Author: Sudhendu Pandey
The Primary Function
The primary function of IT is to serve the business. That has been a focal point since the advent of software and always will be. What really changes is the dynamic of how to serve (and who is serving, and what is served, etc..). Tracking the lineage of any technology is much easier if we know what is being produced, what is consumed, who is producing, and who is consuming. Everything in between is where the magic is.
Interesting Ideas in Technologies
SOA.. SOA.. SOA.. Data.. Data.. Data.. Source
Firstly, I believe that every field of IT is seeing some very interesting growth.
Depending on where your focus is, the technology landscape is evolving everywhere. In my decade of working in IT across the vast yet narrow spectrum of technologies (TIBCO, Dell Boomi, Integration, Warehousing, Cloud, Analytics, Data Science, and now Data) I have come to realize, irrespective of where you are, there is a fractal growth of interesting ideas within it. You just have to look for it. Modern Data Stack is one such fractal growth evolving within the data stack!
Modern Data Stack: Encounter
My current focus area is Snowflake with kipi.bi (an Apisero Company). This means we do a lot of data warehousing and indirectly a lot of data pipelining.
Although Snowflake's genesis is data warehousing, and undoubtedly that is where the stronghold is, Snowflake is already diversifying horizontally to ensure they serve the entire end-to-end data flow. Snowflake is no more a data warehouse company; it is a Data Cloud company. Not surprisingly, Snowflake is so much synonym to a data warehouse; we will have to see how the new branding spreads within the practitioners and users community.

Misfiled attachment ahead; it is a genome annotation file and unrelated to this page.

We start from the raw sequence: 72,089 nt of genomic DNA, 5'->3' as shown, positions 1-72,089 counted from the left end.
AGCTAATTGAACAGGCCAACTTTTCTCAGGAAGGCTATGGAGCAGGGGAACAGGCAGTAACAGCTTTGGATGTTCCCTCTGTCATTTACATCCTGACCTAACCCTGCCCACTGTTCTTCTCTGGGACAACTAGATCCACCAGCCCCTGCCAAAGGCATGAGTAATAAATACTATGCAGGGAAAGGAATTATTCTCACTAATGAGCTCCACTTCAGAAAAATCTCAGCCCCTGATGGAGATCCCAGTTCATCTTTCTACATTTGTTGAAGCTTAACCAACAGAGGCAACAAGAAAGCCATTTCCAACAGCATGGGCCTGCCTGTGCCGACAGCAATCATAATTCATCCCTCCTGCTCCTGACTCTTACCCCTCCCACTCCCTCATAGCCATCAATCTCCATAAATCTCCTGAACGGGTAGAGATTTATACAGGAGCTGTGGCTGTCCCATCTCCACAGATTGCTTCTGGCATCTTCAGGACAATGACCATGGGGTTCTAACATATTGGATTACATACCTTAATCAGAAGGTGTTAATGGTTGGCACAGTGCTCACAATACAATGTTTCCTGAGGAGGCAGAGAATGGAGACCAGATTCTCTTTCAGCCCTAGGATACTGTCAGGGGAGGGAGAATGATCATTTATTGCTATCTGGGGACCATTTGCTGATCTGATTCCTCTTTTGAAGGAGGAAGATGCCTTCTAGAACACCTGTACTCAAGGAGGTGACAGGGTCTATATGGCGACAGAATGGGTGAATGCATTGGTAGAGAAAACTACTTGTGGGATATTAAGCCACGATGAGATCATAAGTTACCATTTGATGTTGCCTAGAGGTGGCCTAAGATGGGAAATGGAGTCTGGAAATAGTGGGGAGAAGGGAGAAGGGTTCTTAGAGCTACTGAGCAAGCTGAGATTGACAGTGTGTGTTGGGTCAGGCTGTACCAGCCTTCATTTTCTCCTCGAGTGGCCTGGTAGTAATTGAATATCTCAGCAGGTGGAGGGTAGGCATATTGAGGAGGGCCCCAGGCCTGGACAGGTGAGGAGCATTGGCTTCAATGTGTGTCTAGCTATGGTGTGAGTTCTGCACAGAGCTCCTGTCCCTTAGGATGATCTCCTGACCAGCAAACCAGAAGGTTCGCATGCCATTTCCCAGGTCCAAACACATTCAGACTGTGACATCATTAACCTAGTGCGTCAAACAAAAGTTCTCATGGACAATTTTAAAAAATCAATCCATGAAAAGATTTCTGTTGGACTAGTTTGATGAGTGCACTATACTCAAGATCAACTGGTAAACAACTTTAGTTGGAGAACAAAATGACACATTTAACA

Modern Data Stack: Understanding the Context
You must watch Norsemen
The modern data stack is the ‘cloud’ answer to the legacy data stack. In fact, the phrase Modern Data Stack is in line with the ‘tech stack’ term that is quite common in the industry. It is surprising how recent is this term (some guess says 2020).
To understand the use of each component of Modern Data Stack, let us start from our ‘source to target’ journey. From there, we will understand the different stages.
In data analysis, usually, the target is analytics (and intelligence tools)
Stage 01: At first, it was ETL. This was the de facto standard until quite recently (pre-data lake and Cloud data warehouse era). The important point to note is Transformation is done before loading the data. Used to work like a charm but is not the first preference nowadays for any data pipeline requirement.
Stage 02: With the rise of cheap cloud storage (AWS S3, Azure Blob Storage, Redshift, Google Bigquery, etc), it is now more sensible to extract everything, load it in the data warehouse, and then do the Transformation over it.
Few benefits of doing this:
Decoupling the Extract Load (EL) from Transformation (T). This means certain tools and technologies can get the EL going while others can do transformational logic. This also enables transformation within the data warehouse, which means the data never goes out of the warehouse. This looks like a simple switch of alphabets, but it's a massive step forward.